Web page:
If it is a surprise to Gap Inc. that some of its clothing manufactured in India was made by young children, then the company didn’t do a thorough job investigating the pros and cons of international outsourcing, according to Panos Kouvelis, the Emerson Distinguished Professor of Operations and Manufacturing Management at the Olin Business School at Washington University in St. Louis.
Many companies fail to consider the risks and benefits of outsourcing, he said. Through proper risk management, however, a firm can avoid damaging its reputation or losing money.
“There are hidden costs to outsourcing that every company needs to consider before looking overseas to manufacture its products,” Kouvelis says. “Not only could you discover that a sub-contractor is using child labor, but you could also find that the quality is not what you expected. These factors affect the cost of outsourcing.”
Another risk is in the supply chain — it’s not uncommon for shipments to be late. That may not be a problem in some industries, but to a toy manufacturer dependent on a lucrative holiday season, a three-week late shipment can ruin any hope of turning a profit.
“You can’t assume that manufacturers in emerging economies will deliver the same quality of service as domestic suppliers,” Kouvelis says “Too many firms don’t take the time to figure out in advance how they will handle ruptures in the supply chain; they don’t manage that risk well.”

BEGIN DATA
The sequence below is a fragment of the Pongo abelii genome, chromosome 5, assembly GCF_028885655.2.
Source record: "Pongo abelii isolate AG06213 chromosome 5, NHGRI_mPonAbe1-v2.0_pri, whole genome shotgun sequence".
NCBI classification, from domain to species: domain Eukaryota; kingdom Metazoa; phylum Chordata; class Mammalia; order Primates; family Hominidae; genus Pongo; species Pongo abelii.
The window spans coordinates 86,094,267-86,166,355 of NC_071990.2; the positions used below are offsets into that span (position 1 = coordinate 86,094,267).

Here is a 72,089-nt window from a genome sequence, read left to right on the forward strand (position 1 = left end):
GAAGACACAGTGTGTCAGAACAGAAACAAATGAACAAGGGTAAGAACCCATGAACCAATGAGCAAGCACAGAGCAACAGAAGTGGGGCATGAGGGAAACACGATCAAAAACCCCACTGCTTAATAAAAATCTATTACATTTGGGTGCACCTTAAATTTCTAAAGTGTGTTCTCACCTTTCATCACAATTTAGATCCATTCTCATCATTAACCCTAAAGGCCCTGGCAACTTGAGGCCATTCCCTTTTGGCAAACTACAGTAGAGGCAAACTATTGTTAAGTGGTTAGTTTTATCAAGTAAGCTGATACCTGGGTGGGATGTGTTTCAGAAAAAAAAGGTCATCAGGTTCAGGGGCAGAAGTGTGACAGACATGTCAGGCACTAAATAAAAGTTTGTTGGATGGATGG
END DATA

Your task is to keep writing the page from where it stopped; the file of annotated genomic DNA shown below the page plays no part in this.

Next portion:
In many ways, it is almost foolish for a company the size of Gap to attempt to manage outsourcing on its own — not when there are “supply-chain integrators” to help.
Kouvelis points to companies, like the Li & Fung Group, which serve as connectors between major retailers and manufacturing suppliers overseas. These companies know what is happening on the back end, and they work with the retailers on the front end. Because they visit the suppliers to observe the manufacturing process, the integrators take on all the risk.
“Nothing is foolproof. From the time you start outsourcing, firms have different risks. It’s very hard to have full visibility and know what the supplier is going to do with your order,” Kouvelis says. “By going through a supply-chain integrator, it is no longer the retailer’s problem if something goes wrong. How the order is executed wouldn’t be the Gap’s problem; their contract is with the facilitator, and the facilitator is the one who assumes full liability.”